All of these examples, and even modern examples illustrate the truthfulness of this verse: the Lord “makes the nations great, then destroys them; He enlarges the nations, then leads them away” If you think about it, this verse really captures the two extremes experienced in the history of any nation that rises to power and prominence. They struggle for independence and national sovereignty, oftentimes with very humble beginnings and then develop into something of great might and stature. But as the cycles of history have taught us, all great nations, which are made great and enlarged are eventually destroyed and led away.

And though this “rags to riches” and then “monument to rubble” syndrome seems to be the inevitable outcome of all nations which exist in a fallen and corrupt sinful world, it is not because something in the nature of God’s sovereign rule demands it, but because the spiritual, moral, and social degradation to which nations stoop require it.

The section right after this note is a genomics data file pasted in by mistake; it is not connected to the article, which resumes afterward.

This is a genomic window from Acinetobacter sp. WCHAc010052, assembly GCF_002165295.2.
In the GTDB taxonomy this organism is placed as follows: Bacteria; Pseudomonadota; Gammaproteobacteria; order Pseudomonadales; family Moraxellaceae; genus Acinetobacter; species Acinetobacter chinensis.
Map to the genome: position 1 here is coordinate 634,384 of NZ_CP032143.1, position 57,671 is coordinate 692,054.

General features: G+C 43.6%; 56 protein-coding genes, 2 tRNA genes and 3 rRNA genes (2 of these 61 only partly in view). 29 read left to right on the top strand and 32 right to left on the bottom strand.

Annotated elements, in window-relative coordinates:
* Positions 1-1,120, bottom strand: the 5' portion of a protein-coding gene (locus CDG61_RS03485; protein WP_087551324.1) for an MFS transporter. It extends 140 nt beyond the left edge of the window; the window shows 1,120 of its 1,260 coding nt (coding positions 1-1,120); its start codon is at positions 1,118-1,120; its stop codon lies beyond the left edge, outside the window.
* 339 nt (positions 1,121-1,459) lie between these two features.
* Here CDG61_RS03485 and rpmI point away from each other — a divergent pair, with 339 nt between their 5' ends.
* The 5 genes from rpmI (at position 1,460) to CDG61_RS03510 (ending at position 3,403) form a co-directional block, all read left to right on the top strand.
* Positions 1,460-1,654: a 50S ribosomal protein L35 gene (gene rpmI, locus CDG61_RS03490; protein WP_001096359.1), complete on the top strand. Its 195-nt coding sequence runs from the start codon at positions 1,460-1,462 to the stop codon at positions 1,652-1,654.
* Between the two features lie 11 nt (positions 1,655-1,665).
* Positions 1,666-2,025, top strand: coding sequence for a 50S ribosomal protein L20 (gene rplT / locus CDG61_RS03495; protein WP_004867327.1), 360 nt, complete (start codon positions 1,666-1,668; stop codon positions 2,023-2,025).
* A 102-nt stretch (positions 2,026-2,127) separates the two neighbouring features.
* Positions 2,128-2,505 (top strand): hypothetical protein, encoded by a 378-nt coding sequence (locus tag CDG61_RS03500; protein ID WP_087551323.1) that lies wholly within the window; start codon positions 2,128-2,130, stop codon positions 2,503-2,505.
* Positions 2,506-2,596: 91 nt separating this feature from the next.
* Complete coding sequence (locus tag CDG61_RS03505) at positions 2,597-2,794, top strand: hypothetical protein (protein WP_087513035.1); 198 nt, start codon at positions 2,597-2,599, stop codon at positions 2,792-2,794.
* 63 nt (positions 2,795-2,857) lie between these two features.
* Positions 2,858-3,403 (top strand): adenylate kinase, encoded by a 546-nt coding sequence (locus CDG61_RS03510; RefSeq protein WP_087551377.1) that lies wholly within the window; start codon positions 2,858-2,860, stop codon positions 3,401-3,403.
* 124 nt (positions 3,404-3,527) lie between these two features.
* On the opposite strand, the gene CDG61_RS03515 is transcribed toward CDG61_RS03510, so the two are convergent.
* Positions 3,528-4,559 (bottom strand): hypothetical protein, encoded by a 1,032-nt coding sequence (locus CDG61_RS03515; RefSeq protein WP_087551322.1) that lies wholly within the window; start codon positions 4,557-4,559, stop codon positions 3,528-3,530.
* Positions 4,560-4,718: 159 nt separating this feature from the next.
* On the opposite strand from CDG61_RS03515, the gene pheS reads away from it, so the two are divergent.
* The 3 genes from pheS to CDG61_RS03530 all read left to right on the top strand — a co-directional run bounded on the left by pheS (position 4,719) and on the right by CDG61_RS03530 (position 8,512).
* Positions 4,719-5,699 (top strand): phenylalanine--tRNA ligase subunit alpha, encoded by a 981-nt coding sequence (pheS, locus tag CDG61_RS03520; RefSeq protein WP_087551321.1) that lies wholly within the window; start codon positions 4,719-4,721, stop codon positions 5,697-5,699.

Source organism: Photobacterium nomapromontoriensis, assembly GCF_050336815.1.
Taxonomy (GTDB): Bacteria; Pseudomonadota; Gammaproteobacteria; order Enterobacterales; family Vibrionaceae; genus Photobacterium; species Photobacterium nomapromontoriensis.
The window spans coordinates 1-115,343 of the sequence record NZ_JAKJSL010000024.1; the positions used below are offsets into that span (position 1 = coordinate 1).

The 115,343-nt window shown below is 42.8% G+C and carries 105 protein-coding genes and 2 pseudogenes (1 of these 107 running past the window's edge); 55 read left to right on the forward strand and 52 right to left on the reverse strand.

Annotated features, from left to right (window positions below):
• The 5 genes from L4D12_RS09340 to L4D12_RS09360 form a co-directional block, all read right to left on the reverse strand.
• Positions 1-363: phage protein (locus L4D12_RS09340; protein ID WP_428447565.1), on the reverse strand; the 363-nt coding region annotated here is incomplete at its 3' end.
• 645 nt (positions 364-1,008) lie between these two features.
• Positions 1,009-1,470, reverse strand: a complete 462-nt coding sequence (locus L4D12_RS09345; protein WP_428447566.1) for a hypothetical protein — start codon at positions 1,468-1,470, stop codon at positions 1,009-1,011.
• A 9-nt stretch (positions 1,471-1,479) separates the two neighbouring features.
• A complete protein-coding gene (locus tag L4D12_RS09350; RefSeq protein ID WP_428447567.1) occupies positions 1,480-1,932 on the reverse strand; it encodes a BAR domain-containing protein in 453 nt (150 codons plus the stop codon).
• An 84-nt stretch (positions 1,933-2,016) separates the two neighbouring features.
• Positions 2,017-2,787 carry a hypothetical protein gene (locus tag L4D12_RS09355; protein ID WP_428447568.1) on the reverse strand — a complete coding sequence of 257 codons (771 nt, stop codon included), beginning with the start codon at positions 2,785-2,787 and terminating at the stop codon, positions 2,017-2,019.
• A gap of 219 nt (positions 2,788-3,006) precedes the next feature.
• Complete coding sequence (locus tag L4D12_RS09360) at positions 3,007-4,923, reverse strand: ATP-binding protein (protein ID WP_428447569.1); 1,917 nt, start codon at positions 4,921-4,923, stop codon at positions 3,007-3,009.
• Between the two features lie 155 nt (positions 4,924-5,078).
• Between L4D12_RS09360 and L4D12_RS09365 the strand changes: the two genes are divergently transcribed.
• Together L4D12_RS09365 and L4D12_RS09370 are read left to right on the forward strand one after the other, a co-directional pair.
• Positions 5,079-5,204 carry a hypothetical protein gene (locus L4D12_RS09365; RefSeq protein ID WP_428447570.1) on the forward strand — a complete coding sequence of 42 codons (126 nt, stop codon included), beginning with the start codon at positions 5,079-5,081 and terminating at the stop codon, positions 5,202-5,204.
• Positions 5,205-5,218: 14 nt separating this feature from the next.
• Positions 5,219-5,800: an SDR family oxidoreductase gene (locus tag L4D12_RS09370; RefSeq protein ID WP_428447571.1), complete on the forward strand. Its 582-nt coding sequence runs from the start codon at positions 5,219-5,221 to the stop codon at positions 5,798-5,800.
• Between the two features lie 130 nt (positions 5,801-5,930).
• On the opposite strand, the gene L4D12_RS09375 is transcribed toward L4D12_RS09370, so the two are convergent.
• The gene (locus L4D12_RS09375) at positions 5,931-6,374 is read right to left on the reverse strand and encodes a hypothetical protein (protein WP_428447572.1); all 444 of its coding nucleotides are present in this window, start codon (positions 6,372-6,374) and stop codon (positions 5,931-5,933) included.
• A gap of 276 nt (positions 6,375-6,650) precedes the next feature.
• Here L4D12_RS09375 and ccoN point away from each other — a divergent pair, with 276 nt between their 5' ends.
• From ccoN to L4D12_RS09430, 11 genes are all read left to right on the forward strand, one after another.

An Urgent Question
So, with these thoughts in mind, we Christians need to raise a very important question. Is there some law or governing principle in the sovereign rule of God over the nations that determines their tranquility and blessing? Is there something that dictates whether God moves to bless a nation or whether he acts to destroy it?

To answer this question, please consider the sermon that was preached by Samuel McClintock before the New Hampshire (NH) Legislature in 1784. Samuel McClintock was a graduate of New Jersey College and he served the Greenland New Hampshire Congregational Church for almost fifty years. He was a Chaplain in the French and Indian War for the New Hampshire Regiment during the Revolutionary War. The sermon was preached before the NH House of Representatives on the commencement of their adoption of the NH Constitution. The text he selected for that occasion was Jeremiah 18:7-10.

“At one moment I might speak concerning a nation or concerning a kingdom to uproot, to pull down, or to destroy it; if that nation against which I have spoken turns from its evil, I will relent concerning the calamity I planned to bring upon it. Or at another moment I might speak concerning a nation or concerning a kingdom to build up or to plant it; if it does evil in my sight by not obeying my voice, then I will think better of the good with which I promised to bless it”